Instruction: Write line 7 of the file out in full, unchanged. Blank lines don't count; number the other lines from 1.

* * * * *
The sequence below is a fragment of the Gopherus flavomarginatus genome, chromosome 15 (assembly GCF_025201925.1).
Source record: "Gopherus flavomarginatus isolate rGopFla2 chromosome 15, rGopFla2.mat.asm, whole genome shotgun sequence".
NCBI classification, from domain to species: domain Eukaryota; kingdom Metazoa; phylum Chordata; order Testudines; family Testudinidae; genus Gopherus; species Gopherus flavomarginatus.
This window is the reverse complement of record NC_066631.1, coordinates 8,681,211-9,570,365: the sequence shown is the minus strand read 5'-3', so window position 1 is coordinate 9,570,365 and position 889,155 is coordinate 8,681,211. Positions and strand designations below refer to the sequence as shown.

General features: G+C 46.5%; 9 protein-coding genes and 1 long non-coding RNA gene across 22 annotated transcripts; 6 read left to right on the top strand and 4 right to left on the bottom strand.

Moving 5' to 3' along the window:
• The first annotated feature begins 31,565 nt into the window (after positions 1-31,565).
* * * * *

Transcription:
• The first annotated feature begins 31,565 nt into the window (after positions 1-31,565).